- may otherwise amend the existing order in a way the court considers appropriate—
- to ensure adequate protection of the community; or
- for the prisoner’s rehabilitation or care or treatment.
- The existing order may not be amended under subsection (7)(b) so as to remove any requirements mentioned in section 16(1).”
Has the respondent satisfied the Court that the Supervision Order should be continued?
- The onus is on the respondent to satisfy the Court on the balance of probabilities that the adequate protection of the community can, despite the contravention or likely contravention of the existing order, be ensured by a supervision order.
- I am satisfied that the respondent has satisfied the onus on him on the balance of probabilities. The evidence of the psychiarists was that the respondent had done quite well on the supervision order and had not re-offended sexually whilst on the Order. He was being well supervised within the community and the relapse into drinking alcohol occurred during a period of stress and was quickly detected. Both psychiatrists consider that the respondent can continue to be appropriately managed in the community.
- On the basis of that evidence I am satisfied that the adequate protection of the community can, despite the contravention, be ensured by the amendment of the supervision order.
Should the Supervision Order be amended?
- The applicant has made an application to amend the Supervision Order dated 2 February 2015.
- Section 19 of the Act provides that the Court may, on application amend the requirements of a Supervision Order as follows:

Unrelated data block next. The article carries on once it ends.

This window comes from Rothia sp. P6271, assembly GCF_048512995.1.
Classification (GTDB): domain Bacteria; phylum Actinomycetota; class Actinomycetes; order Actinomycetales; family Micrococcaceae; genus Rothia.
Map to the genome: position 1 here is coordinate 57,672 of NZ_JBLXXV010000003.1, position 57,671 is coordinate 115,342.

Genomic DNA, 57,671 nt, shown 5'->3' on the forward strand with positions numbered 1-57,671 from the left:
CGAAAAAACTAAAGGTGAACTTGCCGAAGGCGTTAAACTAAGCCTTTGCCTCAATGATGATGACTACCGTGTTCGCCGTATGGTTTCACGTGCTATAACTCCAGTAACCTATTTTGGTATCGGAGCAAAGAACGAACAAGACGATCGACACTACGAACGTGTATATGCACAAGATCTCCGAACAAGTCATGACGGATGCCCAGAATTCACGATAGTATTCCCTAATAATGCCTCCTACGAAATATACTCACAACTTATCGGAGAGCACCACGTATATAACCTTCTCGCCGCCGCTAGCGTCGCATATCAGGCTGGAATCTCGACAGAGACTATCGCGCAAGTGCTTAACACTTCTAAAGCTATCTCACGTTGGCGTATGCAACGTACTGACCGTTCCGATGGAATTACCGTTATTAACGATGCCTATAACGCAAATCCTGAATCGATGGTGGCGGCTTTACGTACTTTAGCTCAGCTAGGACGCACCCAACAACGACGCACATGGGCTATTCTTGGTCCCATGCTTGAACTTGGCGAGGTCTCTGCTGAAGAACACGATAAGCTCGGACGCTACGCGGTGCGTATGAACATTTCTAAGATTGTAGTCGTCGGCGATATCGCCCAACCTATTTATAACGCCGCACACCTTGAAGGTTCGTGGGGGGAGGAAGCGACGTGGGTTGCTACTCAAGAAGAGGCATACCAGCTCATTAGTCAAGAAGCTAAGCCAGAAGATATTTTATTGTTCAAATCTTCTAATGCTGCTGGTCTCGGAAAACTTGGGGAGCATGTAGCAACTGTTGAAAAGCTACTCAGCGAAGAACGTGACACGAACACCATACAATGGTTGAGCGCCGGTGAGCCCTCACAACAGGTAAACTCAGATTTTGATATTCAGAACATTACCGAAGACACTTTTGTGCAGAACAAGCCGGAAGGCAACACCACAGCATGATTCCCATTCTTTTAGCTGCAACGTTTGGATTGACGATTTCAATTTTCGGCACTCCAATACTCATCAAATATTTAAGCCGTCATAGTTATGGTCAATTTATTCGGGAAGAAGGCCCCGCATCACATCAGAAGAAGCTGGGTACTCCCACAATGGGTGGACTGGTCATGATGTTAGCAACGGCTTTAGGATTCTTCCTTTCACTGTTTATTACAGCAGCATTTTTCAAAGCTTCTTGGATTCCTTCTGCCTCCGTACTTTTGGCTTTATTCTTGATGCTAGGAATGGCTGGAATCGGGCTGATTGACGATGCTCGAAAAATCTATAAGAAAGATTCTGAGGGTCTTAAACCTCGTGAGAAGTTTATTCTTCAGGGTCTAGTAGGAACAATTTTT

“(1) The court may, on application, amend the requirements of a supervision order or interim supervision order if the court is satisfied that—
- the released prisoner is not able to comply with the requirements of the order because of a change in the released prisoner’s circumstances; or
- an amendment of the requirements is necessary or desirable for any other reason.
- The court may amend the requirements if it is satisfied that—
- the requirements, as amended, are sufficient to ensure adequate protection of the community; and
- it is reasonable to make the amendment in all the circumstances.
- If the court amends the requirements on an application made by the chief executive, the court must also amend the supervision order or interim supervision order to include all of the requirements under section 16(1) if the order does not already include all of those requirements.
- To the extent the supervision order or interim supervision order includes a requirement mentioned in section 16(1), the order cannot be amended under this section in relation to the requirement.